Executive Producer Revisits Brooklyn in the ’80s in Mob Series ‘Gravesend’ Streaming on Amazon

William DeMeo went back to his roots for “Gravesend,” a four-episode series streaming now on Amazon Prime and distributed by Virgil Films.

He wanted to recall his neighborhood in the 1980s — the music, the cars, the people and the mob.

Though he toyed with the title “The Neighborhood,” the writer, director, star and executive producer settled on the name of his hometown.

“Gravesend is a section in Brooklyn where I grew up where a lot of these mobsters come from,” he said. “The name was pretty cool, too, because in the life of the mafia, the grave is usually the end of the road.”

Having acted in such productions as A Bronx Tale, “The Sopranos” and Gotti, DeMeo is no stranger to mafia stories, and Brooklyn in the 1980s was teaming with them.

“I can name 20 mobsters off the top of my head, very well-known mafia figures, who all came from this area, and they were all around and there was a lot of testosterone around,” he said. “The younger guys coming up wanted to prove something. They were some really dangerous, uncertain times. If you crossed certain people, there was a problem.”

In “Gravesend,” DeMeo plays Benny Zerletta, a young soldier in the Colezzo crime family circa 1986, who is conflicted, but entangled in the life — much like Tony Soprano in “The Sopranos.” (DeMeo starred as one of Paulie Walnuts’ crew, Jason Molinaro, in “The Sopranos.”) One similarity between the two series is that Soprano has a confidant in his therapist, and Zerletta talks over his problems with the statue of St. Anthony. But DeMeo stressed that “Gravesend” mostly just shares the same genre.

“There’s Westerns, there’s movies about law enforcement. You can’t change the genre, so you try to come up with different scenarios and circumstances,” he said. “’Sopranos’ was New Jersey, and with all respect to Jersey, Brooklyn is Brooklyn.”

Subscribe HERE to the FREE Media Play News Daily Newsletter!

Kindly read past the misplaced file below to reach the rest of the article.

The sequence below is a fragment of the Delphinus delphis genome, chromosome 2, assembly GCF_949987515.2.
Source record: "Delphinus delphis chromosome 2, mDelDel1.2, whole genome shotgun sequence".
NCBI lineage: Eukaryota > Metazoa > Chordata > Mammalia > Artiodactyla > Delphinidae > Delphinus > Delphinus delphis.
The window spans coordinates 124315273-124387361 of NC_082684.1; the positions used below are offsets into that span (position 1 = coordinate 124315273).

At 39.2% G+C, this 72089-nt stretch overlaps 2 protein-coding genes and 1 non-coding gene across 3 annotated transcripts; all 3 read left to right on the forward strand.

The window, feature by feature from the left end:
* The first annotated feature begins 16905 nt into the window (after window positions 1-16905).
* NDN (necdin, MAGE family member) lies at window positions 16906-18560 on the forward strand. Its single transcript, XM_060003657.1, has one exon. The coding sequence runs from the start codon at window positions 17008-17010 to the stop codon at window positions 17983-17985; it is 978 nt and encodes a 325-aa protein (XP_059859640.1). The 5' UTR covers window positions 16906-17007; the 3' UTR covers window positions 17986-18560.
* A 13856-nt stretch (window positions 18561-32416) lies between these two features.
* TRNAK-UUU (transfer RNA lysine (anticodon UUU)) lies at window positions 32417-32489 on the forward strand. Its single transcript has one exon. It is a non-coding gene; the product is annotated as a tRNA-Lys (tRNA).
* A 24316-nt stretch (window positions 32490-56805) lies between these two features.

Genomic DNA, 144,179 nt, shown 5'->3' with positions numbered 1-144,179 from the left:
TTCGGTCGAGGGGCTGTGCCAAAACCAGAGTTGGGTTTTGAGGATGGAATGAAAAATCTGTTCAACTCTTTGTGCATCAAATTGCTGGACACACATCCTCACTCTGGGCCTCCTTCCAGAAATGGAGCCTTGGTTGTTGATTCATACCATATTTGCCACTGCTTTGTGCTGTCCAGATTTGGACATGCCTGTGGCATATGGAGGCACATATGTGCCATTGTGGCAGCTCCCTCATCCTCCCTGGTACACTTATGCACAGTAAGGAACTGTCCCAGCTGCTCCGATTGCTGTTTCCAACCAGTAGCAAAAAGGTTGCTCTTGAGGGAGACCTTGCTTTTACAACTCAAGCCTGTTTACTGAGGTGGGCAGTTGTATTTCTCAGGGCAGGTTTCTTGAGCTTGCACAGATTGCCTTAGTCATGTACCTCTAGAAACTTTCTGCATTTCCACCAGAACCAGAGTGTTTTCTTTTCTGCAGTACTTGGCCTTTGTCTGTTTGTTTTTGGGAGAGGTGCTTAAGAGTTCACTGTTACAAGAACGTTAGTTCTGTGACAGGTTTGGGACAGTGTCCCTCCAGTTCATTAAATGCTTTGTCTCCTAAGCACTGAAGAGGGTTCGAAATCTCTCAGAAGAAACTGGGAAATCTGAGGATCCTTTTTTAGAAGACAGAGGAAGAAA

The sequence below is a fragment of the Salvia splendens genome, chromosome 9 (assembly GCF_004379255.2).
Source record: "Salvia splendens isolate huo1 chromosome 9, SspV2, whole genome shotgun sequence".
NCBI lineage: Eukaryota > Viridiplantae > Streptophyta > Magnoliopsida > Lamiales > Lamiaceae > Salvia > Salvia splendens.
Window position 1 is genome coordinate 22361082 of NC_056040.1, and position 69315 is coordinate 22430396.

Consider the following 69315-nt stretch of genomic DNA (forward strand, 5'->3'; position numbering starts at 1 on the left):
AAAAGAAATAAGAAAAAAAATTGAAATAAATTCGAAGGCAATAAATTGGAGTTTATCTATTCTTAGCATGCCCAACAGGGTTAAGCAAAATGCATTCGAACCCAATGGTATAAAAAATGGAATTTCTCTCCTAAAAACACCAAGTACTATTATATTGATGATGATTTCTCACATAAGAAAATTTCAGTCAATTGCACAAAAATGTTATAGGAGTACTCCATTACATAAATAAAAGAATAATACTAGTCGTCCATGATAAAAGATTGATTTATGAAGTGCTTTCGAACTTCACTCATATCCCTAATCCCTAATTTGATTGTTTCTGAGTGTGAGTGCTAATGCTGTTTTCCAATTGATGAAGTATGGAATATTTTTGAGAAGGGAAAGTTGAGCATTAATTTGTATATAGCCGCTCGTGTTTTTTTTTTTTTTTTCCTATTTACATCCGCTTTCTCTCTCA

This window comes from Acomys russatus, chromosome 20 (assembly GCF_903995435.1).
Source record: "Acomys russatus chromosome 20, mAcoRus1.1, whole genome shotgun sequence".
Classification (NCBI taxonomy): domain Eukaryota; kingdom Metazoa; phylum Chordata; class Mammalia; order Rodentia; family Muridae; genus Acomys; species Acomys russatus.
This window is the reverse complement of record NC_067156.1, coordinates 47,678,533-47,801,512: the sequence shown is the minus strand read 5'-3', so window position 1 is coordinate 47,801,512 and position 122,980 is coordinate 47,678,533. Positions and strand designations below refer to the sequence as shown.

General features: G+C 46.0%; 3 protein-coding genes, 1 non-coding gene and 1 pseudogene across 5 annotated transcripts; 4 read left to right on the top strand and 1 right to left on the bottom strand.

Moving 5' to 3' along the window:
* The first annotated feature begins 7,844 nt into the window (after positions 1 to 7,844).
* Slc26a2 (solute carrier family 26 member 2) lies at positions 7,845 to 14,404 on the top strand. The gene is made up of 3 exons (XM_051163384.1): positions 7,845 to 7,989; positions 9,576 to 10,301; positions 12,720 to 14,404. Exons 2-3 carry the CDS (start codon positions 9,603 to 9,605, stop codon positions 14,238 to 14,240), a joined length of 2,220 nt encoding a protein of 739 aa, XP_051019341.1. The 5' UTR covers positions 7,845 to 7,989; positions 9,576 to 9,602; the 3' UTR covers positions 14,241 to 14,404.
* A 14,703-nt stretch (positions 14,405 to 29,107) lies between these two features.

DeMeo said he chose to wear multiple hats for the series because he wanted control over a story so close to him.

“You know, it’s my neighborhood. It’s my story. It’s where I grew up,” he said. “All of those characters and the things that happened back then are very realistic to the way it really was. There are people that are very similar to these characters. This is the way it really was. The actions and the clothes and the music and the neighborhood, the people on the streets, the kids getting ice cream, the people outside of Coney Island, all of that, with the diners and the testosterone level. Literally, it was a dangerous place to be.”

“Gravesend” also explores a different time period than the HBO saga.

“The reason I picked the ‘80s was because it was the heyday of the mafia,” he said. “If you think of ‘The Sopranos’ — which was a show that I was on — it started in like 2000, and it showed how the mob was depleted and that they were meeting in malls and that they were kinda hiding out more as opposed to the ‘80s, the John Gotti era. Guys were more out in the open, and there was more stuff happening. There were a lot of killings going on in the ‘80s. Paul Castellano got killed in the middle of Manhattan at Sparks Steak House. The ‘80s is a time where you can show more of them in the streets. They were very powerful in the ‘80s.”

Follow us on Instagram

It was also a time with distinctive tunes, and the music was a big part of setting the time period in “Gravesend,” with scenes at bars and dance clubs. It’s a soundtrack not often used in a mafia story, he noted.